3. When creating AI for video games, one of the most important aspects is its placement. The position of the AI character can completely change his behavior and future decisions. In this tutorial, we'll be exploring how the environment of the game can influence our AI and how we should be using it properly. This article is taken from the book Practical Game AI Programming written by Micael DaGraca and published by Packt Publishing. This book teaches you to create Game AI and implement cutting-edge AI algorithms from scratch. Visual interactions are the basic ones that don't influence the gameplay directly but help to polish our video game and characters, making them part of the environment that we are creating, contributing significantly to the immersion of the player in the game. This shows us the importance of the environment being part of the game and not merely existing to help fill the screen. It's getting more usual to see these types of interaction in games and players expect them. If there's an object in the game, it should do something, important or not. We can find one of the first examples of environment interaction in the original Castlevania, released in 1986 for the Nintendo Entertainment System. Right from the start, the player can use the whip to destroy the candles and fire pits that originally made up part of the background. This game and a few others released at the time, opened many doors and possibilities in terms of the perception that we have in relation to the background or environment that surround the characters of the game. Obviously, because of the hardware limitations of this generation of consoles, it was much harder to create simple things that we see as common by today's standards. But every generation of consoles kept bringing more capabilities and creators like us kept using that in our favor to create amazing games. So, our first example of a visual interaction is the object in the background that can be destroyed without interfering directly with the gameplay. This type of interaction can be seen in multiple games and is as simple as coding an object to animate when it's attacked. Then, we can decide if the object drops some points or collectibles just to reward the player for exploring the game. We'll now move on to our next example, the assets in the game that are animated or which move when the characters pass through them. It's the same principle as the destroyable object but this time, a subtler interaction that requires the character to move near the position where the asset is positioned. This can be applied to different things inside the game, from the grass moving, to dust or water, birds that fly away, or people that perform a funny gesture; there are endless possibilities. When we analyze these interactions, we can easily determine that they don't necessarily have an artificial intelligence behind them, where most of the time, it is just a Boolean function that activates according to some predetermined action. But they make up part of the environment and, for that reason, they need to be taken into consideration when we want a good integration between environment and AI. Creating basic environment interactions As we saw previously, the environment became part of the video game experience and that sparked many new concepts and ideas for future game titles. The next step was to integrate those slight changes into the gameplay and use them to shape the way characters behave inside the game. This definitely had a positive contribution to video game history, where everything inside the scene started to gain life and the player became aware of those rich surroundings. Using the environment to achieve goals inside the game started to be part of the gameplay experience. To demonstrate one example of an environment object that directly influences the gameplay, we have the Tomb Raider franchise that showcases this perfectly. In this example, our character, Lara Croft, needs to push the cube until it is positioned on top of the marked area. This will change the environment and unlock a new path that allows the player to move forward in the level. We can find this type of challenge in a number of games where it's necessary to trigger a specific position in the map in order to make something happen in another part, and this can be used to accomplish a specific objective in the game. Usually we need to change the environment as it is, in order to progress on that level. So, when we plan the map or stage, we take those interactions into consideration and then we create all the rules that belong to each interaction. For example: if(cube.transform.position == mark.transform.position) { openDoor = true; } Now let's imagine for a minute that Lara Croft had an allied character whose main task was to help her put that box in place? And that's exactly one type of interaction that we will be looking at in this chapter, where the AI character understands how the environment works and how to use it. Moving environment objects with Tomb Raider Let's jump right into that scenario and try to recreate the situation where we have an AI character that is able to help our player achieve his goal. For this example, let's assume that our player is trapped in a position where he cannot access the interactive object that releases him from that situation. The character that we'll be creating needs to be able to find the cube and push it toward the desired position. So now that we have all the characters and objects set in our environment example, let's plan how the AI character should behave in this situation. First, he needs to see that the player is near so he can start searching and move the cube to the right position. Let's assume that if the cube is on that mark, a new block will rise from the sand allowing the player to proceed in the level. The AI character can push the cube in four different directions, left, right, front, and back, making sure it aligns perfectly with the position mark. The AI character needs to question and validate every action demonstrated in the behavior tree previously. The first and most important thing in order to proceed with the objective is the character needs to be sure that the player is positioned on his mark. If the player has not arrived yet, our character needs to wait and hold position. If the player has arrived already, the AI character proceeds and asks himself if he is near the cube object or not. If not, our character needs to go toward the cube, and once that action is validated, he will ask the same question again. Once the answer is yes and the character is near the cube, he needs to calculate in which direction the cube needs to be pushed first. Then he will be pushing towards the Y AXIS or X AXIS until the cube is aligned with the MARK POSITION and the objective gets completed. public GameObject playerMesh; public Transform playerMark; public Transform cubeMark; public Transform currentPlayerPosition; public Transform currentCubePosition; public float proximityValueX; public float proximityValueY; public float nearValue; private bool playerOnMark; void Start () { } void Update () { // Calculates the current position of the player currentPlayerPosition.transform.position = playerMesh.transform.position; // Calculates the distance between the player and the player mark of the X axis proximityValueX = playerMark.transform.position.x - currentPlayerPosition.transform.position.x; // Calculates the distance between the player and the player mark of the Y axis proximityValueYplayerMark.transform.position.y - currentPlayerPosition.transform.position.y; // Calculates if the player is near of his MARK POSITION if((proximityValueX + proximityValueY) < nearValue) { playerOnMark = true; } } We start adding the information into our code that allows the character to validate if the player is near his marked position. For this, we create all the variables necessary to calculate the distances of the player and the position that he needs to be in. playerMesh refers to the 3D model of the player where we'll extract his position and use it as currentPlayerPosition. To know if he is near his mark, we need a variable that represents the MARK POSITION and in this example, we created the playerMark variable where we can write down the position in which we want our player to be. Then we added three variables that allow us to know if the player is near. proximityValueX will calculate the distance between the player and the mark on the X axis. proximityValueY will calculate the distance between the player and the mark on the Y axis. Then we have the nearValue where we can define how far the player can be from the MARK POSITION so that our AI character can start working on the objective. Once the player is near his mark, the playerOnMark Boolean changes to true. To calculate the distance between the player and his mark, we used this: Distance between the player and his mark is the same as (mark.position - player.position). Now, to discover if the AI character is near the cube, we will be doing the same equation, calculating the distance between the AI and the cube. Also, we completed the code, as follows, with the positions of both marks (player and cube mark): public GameObject playerMesh; public Transform playerMark; public Transform cubeMark; public Transform currentPlayerPosition; public Transform currentCubePosition; public float proximityValueX; public float proximityValueY; public float nearValue; public float cubeProximityX; public float cubeProximityY; public float nearCube; private bool playerOnMark; private bool cubeIsNear; void Start () { Vector3 playerMark = new Vector3(81.2f, 32.6f, -31.3f); Vector3 cubeMark = new Vector3(81.9f, -8.3f, -2.94f); nearValue = 0.5f; nearCube = 0.5f; } void Update () { // Calculates the current position of the player currentPlayerPosition.transform.position = playerMesh.transform.position; // Calculates the distance between the player and the player mark of the X axis proximityValueX = playerMark.transform.position.x - currentPlayerPosition.transform.position.x; // Calculates the distance between the player and the player mark of the Y axis proximityValueY = playerMark.transform.position.y - currentPlayerPosition.transform.position.y; // Calculates if the player is near of his MARK POSITION if((proximityValueX + proximityValueY) < nearValue) { playerOnMark = true; } cubeProximityX = currentCubePosition.transform.position.x - this.transform.position.x; cubeProximityY = currentCubePosition.transform.position.y - this.transform.position.y; if((cubeProximityX + cubeProximityY) < nearCube) { cubeIsNear = true; } else { cubeIsNear = false; } } Now, our AI character knows if he is near the cube or not, this will answer the question and determine if he can proceed to the next branch that we have planned. But what happens when our character is not near the cube? He will need to walk toward the cube. So, we'll add that into our code: public GameObject playerMesh; public Transform playerMark; public Transform cubeMark; public Transform cubeMesh; public Transform currentPlayerPosition; public Transform currentCubePosition; public float proximityValueX; public float proximityValueY; public float nearValue; public float cubeProximityX; public float cubeProximityY; public float nearCube; private bool playerOnMark; private bool cubeIsNear; public float speed; public bool Finding; void Start () { Vector3 playerMark = new Vector3(81.2f, 32.6f, -31.3f); Vector3 cubeMark = new Vector3(81.9f, -8.3f, -2.94f); nearValue = 0.5f; nearCube = 0.5f; speed = 1.3f; } void Update () { // Calculates the current position of the player currentPlayerPosition.transform.position = playerMesh.transform.position; // Calculates the distance between the player and the player mark of the X axis proximityValueX = playerMark.transform.position.x - currentPlayerPosition.transform.position.x; // Calculates the distance between the player and the player mark of the Y axis proximityValueY = playerMark.transform.position.y - currentPlayerPosition.transform.position.y; // Calculates if the player is near of his MARK POSITION if((proximityValueX + proximityValueY) < nearValue) { playerOnMark = true; } cubeProximityX = currentCubePosition.transform.position.x - this.transform.position.x; cubeProximityY = currentCubePosition.transform.position.y - this.transform.position.y; if((cubeProximityX + cubeProximityY) < nearCube) { cubeIsNear = true; } else { cubeIsNear = false; } if(playerOnMark == true && cubeIsNear == false && Finding == false) { PositionChanging(); } if(playerOnMark == true && cubeIsNear == true) { Finding = false; } } void PositionChanging () { Finding = true; Vector3 positionA = this.transform.position; Vector3 positionB = cubeMesh.transform.position; this.transform.position = Vector3.Lerp(positionA, positionB, Time.deltaTime * speed); } So far, our AI character is able to calculate the distance between himself and the cube; if they are too far apart, he will go toward the cube. Once this quest is completed, he can move on to the next phase and start pushing the cube. The last thing that he needs to calculate is how far the cube is from the mark position and he then decides which side needs to be pushed first by taking into consideration how far it is from each side. The cube can only be pushed on the X axis or Z axis and the rotation isn't relevant for now as the button is activated once the cube is on top of it. Taking that into consideration, our character AI needs to calculate how far the cube is from the X MARK POSITION and Z MARK POSITION. Then he will compare the two different axis values and choose which one is farther away from the desired position and start pushing from that one. The character will push in that direction until the cube is aligned with the marked position and then switch to the other side, and push it until it's completely on top of the MARK POSITION: public GameObject playerMesh; public Transform playerMark; public Transform cubeMark; public Transform cubeMesh; public Transform currentPlayerPosition; public Transform currentCubePosition; public float proximityValueX; public float proximityValueY; public float nearValue; public float cubeProximityX; public float cubeProximityY; public float nearCube; public float cubeMarkProximityX; public float cubeMarkProximityZ; private bool playerOnMark; private bool cubeIsNear; public float speed; public bool Finding; void Start () { Vector3 playerMark = new Vector3(81.2f, 32.6f, -31.3f); Vector3 cubeMark = new Vector3(81.9f, -8.3f, -2.94f); nearValue = 0.5f; nearCube = 0.5f; speed = 1.3f; } void Update () { // Calculates the current position of the player currentPlayerPosition.transform.position = playerMesh.transform.position; // Calculates the distance between the player and the player mark of the X axis proximityValueX = playerMark.transform.position.x - currentPlayerPosition.transform.position.x; // Calculates the distance between the player and the player mark of the Y axis proximityValueY = playerMark.transform.position.y - currentPlayerPosition.transform.position.y; // Calculates if the player is near of his MARK POSITION if((proximityValueX + proximityValueY) < nearValue) { playerOnMark = true; } cubeProximityX = currentCubePosition.transform.position.x - this.transform.position.x; cubeProximityY = currentCubePosition.transform.position.y - this.transform.position.y; if((cubeProximityX + cubeProximityY) < nearCube) { cubeIsNear = true; } else { cubeIsNear = false; } if(playerOnMark == true && cubeIsNear == false && Finding == false) { PositionChanging(); } if(playerOnMark == true && cubeIsNear == true) { Finding = false; } cubeMarkProximityX = cubeMark.transform.position.x - currentCubePosition.transform.position.x; cubeMarkProximityZ = cubeMark.transform.position.z - currentCubePosition.transform.position.z; if(cubeMarkProximityX > cubeMarkProximityZ) { PushX(); } if(cubeMarkProximityX < cubeMarkProximityZ) { PushZ(); } } void PositionChanging () { Finding = true; Vector3 positionA = this.transform.position; Vector3 positionB = cubeMesh.transform.position; this.transform.position = Vector3.Lerp(positionA, positionB, Time.deltaTime * speed); } With the final actions added to our code, our AI character should be able to conclude its objective and find and push the cube to the desired position, so the player can proceed and finish the level. In this example, we focused on how to calculate distances between objects of the scene and characters. This will help create similar types of interactions where it's necessary to put an object in the game in a certain position. The example demonstrates an allied AI character that helps the player, but the same principles could be applied if we wanted the opposite effect (being an enemy) where the character would need to find the cube as fast as possible to stop the player. Obstructive environment objects with Age of Empires As we saw previously, we can use or move objects in the game to fulfill an objective, but what happens if the character has an object obstructing his way? The object could be placed by the player or simply designed to be in that position of the map and either way, the AI character should be able to determine what to do in that situation. We can observe this behavior, for example, in a strategy game called Age of Empires II developed by Ensemble Studios. Every time the characters of the game can't access the enemy territory because of their surrounded fortified walls, the AI characters focus and start destroying a portion of the wall so they can get in. This type of interaction is very smart and important as well, because otherwise they would just be going around the wall searching for an entry and that wouldn't look intelligent. Because the fortified wall is created by the player, it can be placed anywhere, with any shape or form and for that reason, it is necessary to think about that when developing an AI opponent. This example is also relevant because, in the planning phase, when we are creating behavior trees, we need to think about what happens if something gets in the way of the character and he can't accomplish his objectives. That will be explored in depth in a future chapter of the book, but for now, we'll simplify this situation and analyze how the AI character should behave if an environment object is interfering with his objective. In our example, the AI character needs to enter the house but when he arrives near, realizes that it is surrounded by wooden fences and he can't pass through. At that point, we want the character to choose a target and start attacking until that portion of the fence is destroyed so he can find a way to enter the house. For this example, we´ll need to calculate which fence our character needs to attack, taking into consideration the distance and the current health state of the fence. The fence with low HP should have a higher priority to be attacked first compared to a fence that is at full HP, so we'll be including that in our calculation. We want to define a circumference around the character where the closest fences give their information to the AI so he can decide which one is the easiest to destroy. This can be done with different methods, either by using collision detection on the fences that get triggered by the player, or having them calculate the distance between fences/objects and the player; we define a distance value where the player perceives the condition of the fence. For this example, we'll be calculating the distance and use it to alert the character about the HP of the fences. Let's start by creating the code that will be implemented on the fence object; all of them will have the same script as follows: public float HP; public float distanceValue; private Transform characterPosition; private GameObject characterMesh; private float proximityValueX; private float proximityValueY; private float nearValue; // Use this for initialization void Start () { HP = 100f; distanceValue = 1.5f; // Find the Character Mesh characterMesh = GameObject.Find("AICharacter"); } // Update is called once per frame void Update () { // Obtain the Character Mesh Position characterPosition = characterMesh.transform; //Calculate the distance between this object and the AI Character proximityValueX = characterPosition.transform.position.x - this.transform.position.x; proximityValueY = characterPosition.transform.position.y - this.transform.position.y; nearValue = proximityValueX + proximityValueY; } In this script, we added the basic information about the HP and distances that we'll be using to connect with the AI character. This time, we are adding the script that calculates the distances into the environment object instead of the character; this gives more dynamism to the object and allows us to create more things with it. As an example, if the characters of the game are the ones responsible for creating the fences, they will have different states, such as currently building, completed, and damaged; then the character will receive that information and use it to his advantage. Let's move forward and define our AI character to interact with the environment object. His primary objective is to access the house, but when he arrives near, he realizes that he cannot get inside because it's surrounded by the wood fences. After analyzing the situation, we want our character to destroy a fence so he can finally accomplish his objective and get into the house. In the character script, we'll be adding a static function, where the fences can input their information about their current health; this will help the AI character choose a better fence to destroy. public static float fenceHP; public static float lowerFenceHP; public static float fencesAnalyzed; public static GameObject bestFence; private Transform House; private float timeWasted; public float speed; void Start () { fenceHP = 100f; lowerFenceHP = fenceHP; fencesAnalyzed = 0; speed = 0.8; Vector3 House = new Vector3(300.2f, 83.3f, -13.3f); } void Update () { timeWasted += Time.deltaTime; if(fenceHP > lowerFenceHP) { lowerFenceHP = fenceHP; } if(timeWasted > 30f) { GoToFence(); } } void GoToFence() { Vector3 positionA = this.transform.position; Vector3 positionB = bestFence.transform.position; this.transform.position = Vector3.Lerp(positionA, positionB, Time.deltaTime * speed); } We already added the basic information into our character. fenceHP will be the static variable where every fence triggered by the character gives their information about the current HP. Then the AI character analyzes the collected information and compares it with the lowest HP fence that is represented as lowerFenceHP. The character has a timeWasted variable that represents the number of seconds that he has already spent looking for a good fence to attack. fencesAnalyzed will be used to know if there's already a fence in the code, and if not, it will have added the first fence that he finds; in the case of the fences having the same HP value, the character will attack them first. Now let's update our fence code, so they can access the character script and input some useful information. public float HP; public float distanceValue; private Transform characterPosition; private GameObject characterMesh; private float proximityValueX; private float proximityValueY; private float nearValue; void Start () { HP = 100f; distanceValue = 1.5f; // Find the Character Mesh characterMesh = GameObject.Find("AICharacter"); } void Update () { // Obtain the Character Mesh Position characterPosition = characterMesh.transform; //Calculate the distance between this object and the AI Character proximityValueX = characterPosition.transform.position.x - this.transform.position.x; proximityValueY = characterPosition.transform.position.y - this.transform.position.y; nearValue = proximityValueX + proximityValueY; if(nearValue <= distanceValue){ if(AICharacter.fencesAnalyzed == 0){ AICharacter.fencesAnalyzed = 1; AICharacter.bestFence = this.gameObject; } AICharacter.fenceHP = HP; if(HP < AICharacter.lowerFenceHP){ AICharacter.bestFence = this.gameObject; } } } We finally conclude this example, where the fence compares their current HP with the data that the character has (lowerFenceHP) and if their HP is lower than the lowest value that the character has, that fence will be considered the bestFence. This example demonstrates how to adapt the AI character to different dynamic objects of the game; the same principle can be expanded and used to interact with almost any object. It's also relevant and useful to use the objects to interact with the character as well, linking information between the two. In this post, we explored different ways to interact with the environment. The techniques demonstrated in this chapter can be expanded to a wide range of game genres and used to accomplish basic to advanced interactions between the AI characters and the environment. Next, we will look at how to break down the environment by area and learn other advanced environment interactions with AI. To learn these advanced interactions, read this article How to create advanced environment interactions with AI. This tutorial is an excerpt from "Practical Game AI Programming" by Micael DaGraca and published by Packt. Get the complete eBook for just $10 (limited period offer).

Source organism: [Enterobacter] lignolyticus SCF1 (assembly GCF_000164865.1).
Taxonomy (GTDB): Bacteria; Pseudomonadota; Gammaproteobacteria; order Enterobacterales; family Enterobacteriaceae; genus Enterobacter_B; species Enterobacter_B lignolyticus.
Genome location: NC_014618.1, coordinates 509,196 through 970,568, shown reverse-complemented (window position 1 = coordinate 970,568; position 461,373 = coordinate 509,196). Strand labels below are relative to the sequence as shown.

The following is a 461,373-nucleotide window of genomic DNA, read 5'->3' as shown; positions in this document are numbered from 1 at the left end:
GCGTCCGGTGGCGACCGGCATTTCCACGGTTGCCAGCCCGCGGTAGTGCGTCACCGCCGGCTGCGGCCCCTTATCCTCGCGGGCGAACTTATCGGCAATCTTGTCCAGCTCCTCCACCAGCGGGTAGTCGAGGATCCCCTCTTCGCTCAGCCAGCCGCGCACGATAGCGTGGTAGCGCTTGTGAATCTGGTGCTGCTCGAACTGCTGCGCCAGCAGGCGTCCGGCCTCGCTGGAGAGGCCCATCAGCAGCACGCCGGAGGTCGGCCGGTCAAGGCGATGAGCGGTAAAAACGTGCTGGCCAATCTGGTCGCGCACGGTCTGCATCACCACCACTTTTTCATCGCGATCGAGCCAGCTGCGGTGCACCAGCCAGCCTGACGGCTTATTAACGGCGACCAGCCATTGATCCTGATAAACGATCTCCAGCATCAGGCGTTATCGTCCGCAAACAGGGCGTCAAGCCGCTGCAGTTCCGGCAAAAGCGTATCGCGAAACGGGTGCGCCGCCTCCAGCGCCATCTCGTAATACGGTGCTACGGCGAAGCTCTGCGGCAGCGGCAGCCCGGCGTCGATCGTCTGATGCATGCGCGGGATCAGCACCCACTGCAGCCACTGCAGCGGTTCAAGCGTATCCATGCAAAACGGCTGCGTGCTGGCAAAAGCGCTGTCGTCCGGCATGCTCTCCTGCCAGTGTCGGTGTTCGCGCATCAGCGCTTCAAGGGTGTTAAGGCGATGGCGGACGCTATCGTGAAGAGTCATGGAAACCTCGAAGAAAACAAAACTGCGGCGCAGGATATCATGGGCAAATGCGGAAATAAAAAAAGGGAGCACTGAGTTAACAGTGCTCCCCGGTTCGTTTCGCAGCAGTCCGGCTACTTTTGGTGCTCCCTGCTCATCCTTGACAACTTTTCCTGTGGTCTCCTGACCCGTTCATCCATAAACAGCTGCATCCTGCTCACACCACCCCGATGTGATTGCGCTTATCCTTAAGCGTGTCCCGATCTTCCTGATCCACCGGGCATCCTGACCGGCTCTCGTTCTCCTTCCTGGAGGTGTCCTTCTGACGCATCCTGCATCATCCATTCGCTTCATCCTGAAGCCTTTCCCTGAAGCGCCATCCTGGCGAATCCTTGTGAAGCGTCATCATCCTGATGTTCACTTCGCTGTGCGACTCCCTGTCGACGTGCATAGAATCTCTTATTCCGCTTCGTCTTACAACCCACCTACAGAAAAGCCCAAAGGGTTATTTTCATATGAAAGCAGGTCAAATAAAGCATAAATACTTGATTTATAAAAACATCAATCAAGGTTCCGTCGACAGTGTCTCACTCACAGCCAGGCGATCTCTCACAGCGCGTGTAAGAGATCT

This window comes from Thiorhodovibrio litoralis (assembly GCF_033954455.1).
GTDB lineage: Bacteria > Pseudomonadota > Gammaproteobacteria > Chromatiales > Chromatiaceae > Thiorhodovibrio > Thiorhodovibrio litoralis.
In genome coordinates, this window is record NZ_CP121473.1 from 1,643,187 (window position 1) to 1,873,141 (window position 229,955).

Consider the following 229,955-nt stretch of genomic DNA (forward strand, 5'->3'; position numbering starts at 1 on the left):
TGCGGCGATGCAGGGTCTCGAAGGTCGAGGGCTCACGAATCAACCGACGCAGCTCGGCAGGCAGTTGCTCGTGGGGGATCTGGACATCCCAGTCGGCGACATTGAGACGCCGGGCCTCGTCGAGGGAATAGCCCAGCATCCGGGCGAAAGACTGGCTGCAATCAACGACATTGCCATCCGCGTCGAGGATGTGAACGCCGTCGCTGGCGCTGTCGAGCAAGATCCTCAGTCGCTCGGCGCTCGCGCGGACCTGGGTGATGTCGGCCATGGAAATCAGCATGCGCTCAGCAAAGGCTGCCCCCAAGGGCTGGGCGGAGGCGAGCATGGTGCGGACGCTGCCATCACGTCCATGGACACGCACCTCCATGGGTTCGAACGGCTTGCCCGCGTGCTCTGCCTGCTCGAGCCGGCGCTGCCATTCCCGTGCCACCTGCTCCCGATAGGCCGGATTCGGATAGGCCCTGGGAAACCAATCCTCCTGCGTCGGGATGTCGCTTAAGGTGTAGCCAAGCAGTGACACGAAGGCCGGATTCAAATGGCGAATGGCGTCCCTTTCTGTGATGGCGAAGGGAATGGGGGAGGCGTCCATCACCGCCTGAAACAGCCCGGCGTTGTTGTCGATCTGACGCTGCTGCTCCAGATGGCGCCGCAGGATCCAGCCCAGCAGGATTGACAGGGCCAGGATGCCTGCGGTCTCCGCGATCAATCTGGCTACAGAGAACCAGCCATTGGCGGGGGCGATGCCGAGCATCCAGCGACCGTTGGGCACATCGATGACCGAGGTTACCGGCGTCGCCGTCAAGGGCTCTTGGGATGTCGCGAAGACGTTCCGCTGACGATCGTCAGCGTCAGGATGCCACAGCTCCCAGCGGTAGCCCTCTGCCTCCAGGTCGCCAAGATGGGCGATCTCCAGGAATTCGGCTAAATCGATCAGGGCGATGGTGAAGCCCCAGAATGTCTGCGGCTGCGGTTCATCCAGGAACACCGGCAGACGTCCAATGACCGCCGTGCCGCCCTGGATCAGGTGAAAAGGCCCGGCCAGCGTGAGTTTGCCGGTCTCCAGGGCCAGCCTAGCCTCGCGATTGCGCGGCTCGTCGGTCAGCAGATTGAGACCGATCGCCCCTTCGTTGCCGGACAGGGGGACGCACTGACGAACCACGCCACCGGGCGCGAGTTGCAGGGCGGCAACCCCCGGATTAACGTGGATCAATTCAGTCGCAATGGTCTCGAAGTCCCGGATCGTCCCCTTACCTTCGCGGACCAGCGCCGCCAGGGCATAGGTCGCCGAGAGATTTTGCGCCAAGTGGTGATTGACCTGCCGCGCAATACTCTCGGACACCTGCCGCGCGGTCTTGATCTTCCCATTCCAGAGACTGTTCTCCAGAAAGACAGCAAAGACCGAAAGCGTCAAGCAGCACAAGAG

4. Artificial Intelligence is one of the hottest technologies currently. From work colleagues to your boss, chances are that most (yourself included) wish to create the next big AI project. Machine Learning and Artificial Intelligence are revolutionizing the way game developers work. Packt wants to learn more about what Artificial Intelligence (AI) means for people who work in the tech industry and wants to help developers understand how AI will impact them today and tomorrow. Take the AI Now 2018 Survey (shouldn’t take more than 2 minutes and all responses are anonymous). There's a huge discount for any Packt eBook or Video once you complete it!